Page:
Prime Minister Benjamin Netanyahu gave a captive audience at the AIPAC conference a speech bursting with jaded clichés. Such cliches have long become a sterile substitute for serious policy. The audience applauded, fittingly, and even gave him a number of standing ovations, as is customary. But anyone looking in Netanyahu’s speech for a hint of real willingness to reach a solution to the conflict – would only find himself up against those fortified walls again.
The main one is Netanyahu’s demand of Palestinian leader Mahmoud Abbas to “recognize the Jewish state – no excuses, no delays; it’s time. ... [In so doing] you would be telling Palestinians to abandon the dream of flooding Israel with refugees. … Make clear that you are ready to end the conflict.”
This is a false statement. The Palestinian president and his predecessor, Yasser Arafat, have recognized the State of Israel. Israel has also received the same recognition from Egypt and Jordan. The Arab states that signed the Arab Peace Initiative have also offered that recognition if Israel withdraws from the occupied territories.
Abbas has declared day and night that a solution can be found even for the Palestinian refugee problem and that the Palestinians have no intention of flooding Israel with refugees.
Israel has rudely ignored these declarations. Even if the Palestinians decide to consent to Netanyahu’s ultimate precondition, he has said nothing to encourage them to do so. Would he be ready, in exchange, to uproot dozens of settlements and tens of thousands of settlers? Would he agree to divide Jerusalem?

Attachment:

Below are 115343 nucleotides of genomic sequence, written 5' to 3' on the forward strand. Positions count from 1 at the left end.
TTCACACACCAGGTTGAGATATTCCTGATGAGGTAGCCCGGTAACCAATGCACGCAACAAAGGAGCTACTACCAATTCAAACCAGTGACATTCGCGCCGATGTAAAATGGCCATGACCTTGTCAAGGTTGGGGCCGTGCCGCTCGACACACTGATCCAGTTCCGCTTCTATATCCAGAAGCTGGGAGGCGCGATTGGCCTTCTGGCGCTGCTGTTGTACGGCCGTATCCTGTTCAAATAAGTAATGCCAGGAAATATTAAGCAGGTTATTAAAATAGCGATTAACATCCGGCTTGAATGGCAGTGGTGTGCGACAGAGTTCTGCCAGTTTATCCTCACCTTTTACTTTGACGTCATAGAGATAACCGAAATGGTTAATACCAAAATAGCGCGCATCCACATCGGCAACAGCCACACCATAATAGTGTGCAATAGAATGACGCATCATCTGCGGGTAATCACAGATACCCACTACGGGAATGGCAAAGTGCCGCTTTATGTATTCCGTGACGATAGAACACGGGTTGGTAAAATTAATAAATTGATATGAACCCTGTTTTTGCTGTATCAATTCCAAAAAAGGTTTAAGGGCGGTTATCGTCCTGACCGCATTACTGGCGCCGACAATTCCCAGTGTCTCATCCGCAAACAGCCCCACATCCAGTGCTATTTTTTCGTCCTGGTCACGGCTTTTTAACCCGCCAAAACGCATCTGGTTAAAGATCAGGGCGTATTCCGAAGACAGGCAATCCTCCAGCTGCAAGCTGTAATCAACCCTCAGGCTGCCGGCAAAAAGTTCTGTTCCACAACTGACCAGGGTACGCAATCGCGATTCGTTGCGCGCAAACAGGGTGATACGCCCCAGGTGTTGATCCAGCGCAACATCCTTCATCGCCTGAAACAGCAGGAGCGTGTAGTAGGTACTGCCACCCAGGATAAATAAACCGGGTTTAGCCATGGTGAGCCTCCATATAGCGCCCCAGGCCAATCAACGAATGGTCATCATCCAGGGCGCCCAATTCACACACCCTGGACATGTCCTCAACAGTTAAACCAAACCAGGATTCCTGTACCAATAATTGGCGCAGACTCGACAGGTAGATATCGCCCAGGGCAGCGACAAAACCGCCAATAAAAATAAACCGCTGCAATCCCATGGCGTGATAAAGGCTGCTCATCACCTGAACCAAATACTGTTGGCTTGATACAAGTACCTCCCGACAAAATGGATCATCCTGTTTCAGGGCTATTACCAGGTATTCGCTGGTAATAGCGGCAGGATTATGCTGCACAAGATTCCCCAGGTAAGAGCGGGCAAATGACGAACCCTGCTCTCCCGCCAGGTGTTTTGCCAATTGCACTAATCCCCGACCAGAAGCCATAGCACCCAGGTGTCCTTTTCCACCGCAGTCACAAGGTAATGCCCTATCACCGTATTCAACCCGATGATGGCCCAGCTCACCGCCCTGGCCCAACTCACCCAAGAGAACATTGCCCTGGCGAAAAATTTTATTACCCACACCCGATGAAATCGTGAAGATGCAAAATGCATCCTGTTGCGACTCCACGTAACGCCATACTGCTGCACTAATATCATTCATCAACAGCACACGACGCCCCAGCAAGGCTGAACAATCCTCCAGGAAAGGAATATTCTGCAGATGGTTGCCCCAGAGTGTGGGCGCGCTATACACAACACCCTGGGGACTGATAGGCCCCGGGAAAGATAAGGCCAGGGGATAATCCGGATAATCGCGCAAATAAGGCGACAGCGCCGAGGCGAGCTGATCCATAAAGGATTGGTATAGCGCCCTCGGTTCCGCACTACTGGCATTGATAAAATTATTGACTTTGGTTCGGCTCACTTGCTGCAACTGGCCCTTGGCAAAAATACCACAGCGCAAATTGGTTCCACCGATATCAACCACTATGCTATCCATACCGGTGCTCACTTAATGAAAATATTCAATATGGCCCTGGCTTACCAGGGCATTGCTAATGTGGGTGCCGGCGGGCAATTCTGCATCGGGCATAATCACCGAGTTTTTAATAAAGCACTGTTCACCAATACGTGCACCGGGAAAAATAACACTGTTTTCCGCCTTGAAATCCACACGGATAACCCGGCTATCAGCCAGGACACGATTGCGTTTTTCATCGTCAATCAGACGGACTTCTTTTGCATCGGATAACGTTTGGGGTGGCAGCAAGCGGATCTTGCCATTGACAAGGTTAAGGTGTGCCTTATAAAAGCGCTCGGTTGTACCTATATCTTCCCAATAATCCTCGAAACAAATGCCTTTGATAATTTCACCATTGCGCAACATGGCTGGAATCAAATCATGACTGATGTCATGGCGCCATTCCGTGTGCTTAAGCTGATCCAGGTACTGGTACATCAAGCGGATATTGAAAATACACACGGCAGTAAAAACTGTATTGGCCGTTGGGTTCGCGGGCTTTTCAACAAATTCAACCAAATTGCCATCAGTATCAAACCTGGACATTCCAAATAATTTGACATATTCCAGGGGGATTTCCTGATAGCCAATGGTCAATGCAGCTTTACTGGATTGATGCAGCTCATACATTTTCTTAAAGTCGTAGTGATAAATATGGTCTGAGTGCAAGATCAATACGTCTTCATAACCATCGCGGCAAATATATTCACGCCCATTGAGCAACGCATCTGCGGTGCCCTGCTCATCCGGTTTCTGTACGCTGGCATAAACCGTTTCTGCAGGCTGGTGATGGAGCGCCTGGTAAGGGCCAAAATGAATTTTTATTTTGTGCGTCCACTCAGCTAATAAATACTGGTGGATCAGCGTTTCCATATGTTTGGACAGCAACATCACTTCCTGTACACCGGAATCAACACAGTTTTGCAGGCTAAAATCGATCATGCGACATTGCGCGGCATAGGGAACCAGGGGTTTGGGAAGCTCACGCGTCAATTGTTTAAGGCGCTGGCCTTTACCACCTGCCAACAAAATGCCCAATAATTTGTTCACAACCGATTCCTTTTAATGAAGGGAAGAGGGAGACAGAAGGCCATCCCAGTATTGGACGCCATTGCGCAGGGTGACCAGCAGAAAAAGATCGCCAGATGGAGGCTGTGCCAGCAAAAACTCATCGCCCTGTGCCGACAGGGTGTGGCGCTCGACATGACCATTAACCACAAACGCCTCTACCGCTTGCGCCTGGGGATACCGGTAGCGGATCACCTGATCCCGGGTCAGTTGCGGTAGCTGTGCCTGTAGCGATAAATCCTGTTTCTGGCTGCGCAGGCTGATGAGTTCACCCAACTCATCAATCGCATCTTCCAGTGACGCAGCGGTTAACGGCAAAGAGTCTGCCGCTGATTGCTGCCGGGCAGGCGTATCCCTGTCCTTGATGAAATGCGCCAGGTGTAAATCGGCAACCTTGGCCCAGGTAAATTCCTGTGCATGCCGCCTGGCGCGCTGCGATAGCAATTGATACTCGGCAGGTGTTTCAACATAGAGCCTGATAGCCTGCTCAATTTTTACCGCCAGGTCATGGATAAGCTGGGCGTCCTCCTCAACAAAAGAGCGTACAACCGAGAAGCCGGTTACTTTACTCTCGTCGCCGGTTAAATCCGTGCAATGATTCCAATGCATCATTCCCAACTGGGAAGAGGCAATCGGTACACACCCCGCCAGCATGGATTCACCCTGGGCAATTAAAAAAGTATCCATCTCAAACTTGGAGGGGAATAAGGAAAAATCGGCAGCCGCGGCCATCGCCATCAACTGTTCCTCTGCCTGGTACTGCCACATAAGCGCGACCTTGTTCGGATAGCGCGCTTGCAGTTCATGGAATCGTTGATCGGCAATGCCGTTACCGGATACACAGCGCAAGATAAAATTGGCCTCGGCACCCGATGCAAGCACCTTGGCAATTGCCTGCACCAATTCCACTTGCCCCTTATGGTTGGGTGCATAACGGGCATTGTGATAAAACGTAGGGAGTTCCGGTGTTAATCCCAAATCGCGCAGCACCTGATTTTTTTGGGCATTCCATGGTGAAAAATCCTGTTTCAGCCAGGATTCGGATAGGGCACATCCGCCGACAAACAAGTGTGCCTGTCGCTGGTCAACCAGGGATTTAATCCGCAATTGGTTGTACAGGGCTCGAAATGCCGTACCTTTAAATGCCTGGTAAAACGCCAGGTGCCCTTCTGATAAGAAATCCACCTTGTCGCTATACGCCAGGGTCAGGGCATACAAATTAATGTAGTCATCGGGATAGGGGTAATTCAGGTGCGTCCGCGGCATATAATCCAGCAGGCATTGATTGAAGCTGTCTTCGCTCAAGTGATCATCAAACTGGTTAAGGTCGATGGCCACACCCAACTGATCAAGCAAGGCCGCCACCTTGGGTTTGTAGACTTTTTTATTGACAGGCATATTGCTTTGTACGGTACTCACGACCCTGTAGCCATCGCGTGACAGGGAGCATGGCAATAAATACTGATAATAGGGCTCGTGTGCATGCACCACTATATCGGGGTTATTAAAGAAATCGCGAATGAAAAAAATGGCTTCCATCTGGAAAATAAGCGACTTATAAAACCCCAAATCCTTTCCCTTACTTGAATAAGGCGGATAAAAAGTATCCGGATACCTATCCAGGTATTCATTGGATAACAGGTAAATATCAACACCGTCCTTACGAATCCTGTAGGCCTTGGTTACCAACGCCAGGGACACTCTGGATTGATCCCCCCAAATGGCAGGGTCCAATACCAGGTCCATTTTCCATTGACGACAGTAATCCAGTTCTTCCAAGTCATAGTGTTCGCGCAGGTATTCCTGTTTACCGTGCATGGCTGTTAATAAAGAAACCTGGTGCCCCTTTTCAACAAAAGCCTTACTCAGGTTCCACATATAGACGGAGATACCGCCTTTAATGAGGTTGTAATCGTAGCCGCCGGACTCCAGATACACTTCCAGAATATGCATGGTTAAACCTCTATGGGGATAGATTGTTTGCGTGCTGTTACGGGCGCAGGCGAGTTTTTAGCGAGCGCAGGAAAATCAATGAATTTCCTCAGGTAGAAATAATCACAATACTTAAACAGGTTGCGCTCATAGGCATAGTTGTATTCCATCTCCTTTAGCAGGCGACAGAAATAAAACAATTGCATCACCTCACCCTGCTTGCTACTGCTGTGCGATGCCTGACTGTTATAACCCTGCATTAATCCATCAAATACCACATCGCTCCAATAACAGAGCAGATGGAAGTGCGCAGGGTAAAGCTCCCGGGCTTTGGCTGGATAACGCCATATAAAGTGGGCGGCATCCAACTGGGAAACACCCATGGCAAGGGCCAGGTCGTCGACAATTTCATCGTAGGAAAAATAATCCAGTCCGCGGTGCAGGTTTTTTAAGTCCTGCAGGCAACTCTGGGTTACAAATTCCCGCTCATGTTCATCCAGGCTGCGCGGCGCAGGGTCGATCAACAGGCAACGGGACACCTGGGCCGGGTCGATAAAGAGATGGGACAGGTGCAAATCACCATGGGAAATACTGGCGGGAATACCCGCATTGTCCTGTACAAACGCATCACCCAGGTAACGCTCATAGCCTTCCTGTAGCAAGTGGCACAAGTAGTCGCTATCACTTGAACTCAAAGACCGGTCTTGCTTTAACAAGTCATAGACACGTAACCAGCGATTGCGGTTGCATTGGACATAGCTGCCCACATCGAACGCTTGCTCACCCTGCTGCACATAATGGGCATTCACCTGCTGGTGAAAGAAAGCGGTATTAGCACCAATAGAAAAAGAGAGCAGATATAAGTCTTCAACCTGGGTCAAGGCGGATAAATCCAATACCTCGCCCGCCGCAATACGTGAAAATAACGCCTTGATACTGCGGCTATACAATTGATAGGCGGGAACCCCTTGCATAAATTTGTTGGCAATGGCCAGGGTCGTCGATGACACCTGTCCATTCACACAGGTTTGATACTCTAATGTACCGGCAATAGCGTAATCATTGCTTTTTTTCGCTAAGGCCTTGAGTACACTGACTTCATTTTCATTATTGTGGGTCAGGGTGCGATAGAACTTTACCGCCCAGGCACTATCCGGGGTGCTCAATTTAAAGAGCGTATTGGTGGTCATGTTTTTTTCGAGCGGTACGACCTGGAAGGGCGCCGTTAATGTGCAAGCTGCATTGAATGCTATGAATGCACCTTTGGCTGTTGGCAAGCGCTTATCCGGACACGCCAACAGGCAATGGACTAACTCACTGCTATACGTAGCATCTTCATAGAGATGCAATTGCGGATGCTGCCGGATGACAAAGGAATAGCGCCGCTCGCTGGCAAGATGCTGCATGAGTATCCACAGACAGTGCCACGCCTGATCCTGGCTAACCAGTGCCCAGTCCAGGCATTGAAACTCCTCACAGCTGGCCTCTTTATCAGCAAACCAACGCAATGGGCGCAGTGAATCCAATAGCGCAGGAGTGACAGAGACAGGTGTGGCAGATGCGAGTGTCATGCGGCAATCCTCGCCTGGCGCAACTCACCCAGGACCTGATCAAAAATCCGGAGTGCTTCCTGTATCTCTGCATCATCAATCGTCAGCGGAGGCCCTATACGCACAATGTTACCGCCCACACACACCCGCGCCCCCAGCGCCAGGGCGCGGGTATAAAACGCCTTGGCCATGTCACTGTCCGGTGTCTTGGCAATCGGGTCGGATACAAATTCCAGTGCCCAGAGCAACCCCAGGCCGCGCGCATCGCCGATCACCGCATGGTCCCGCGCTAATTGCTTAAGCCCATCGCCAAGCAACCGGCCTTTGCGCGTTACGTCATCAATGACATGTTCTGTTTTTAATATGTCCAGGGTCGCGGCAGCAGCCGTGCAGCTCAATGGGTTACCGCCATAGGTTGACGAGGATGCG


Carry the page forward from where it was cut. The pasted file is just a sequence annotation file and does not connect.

Netanyahu’s outstretched hand for peace could have been a heartwarming gesture, had he not placed in front of it this barbed wire that belies his declarations.
Israelis live in a Jewish state, which is the realization of the Zionist vision. They need no Palestinian recognition. The world also recognizes the Jewish national home, but not the occupation or the Jewish extension that has installed itself in the Palestinian territories and is sabotaging any peace solution.
Israel’s security does not depend on outposts and settlement blocs, but on real peace with its neighbors. Only that can ensure the Israelis’ ability to maintain their Jewish state. The condition to recognize the state’s Jewishness must therefore be removed from the negotiation table.
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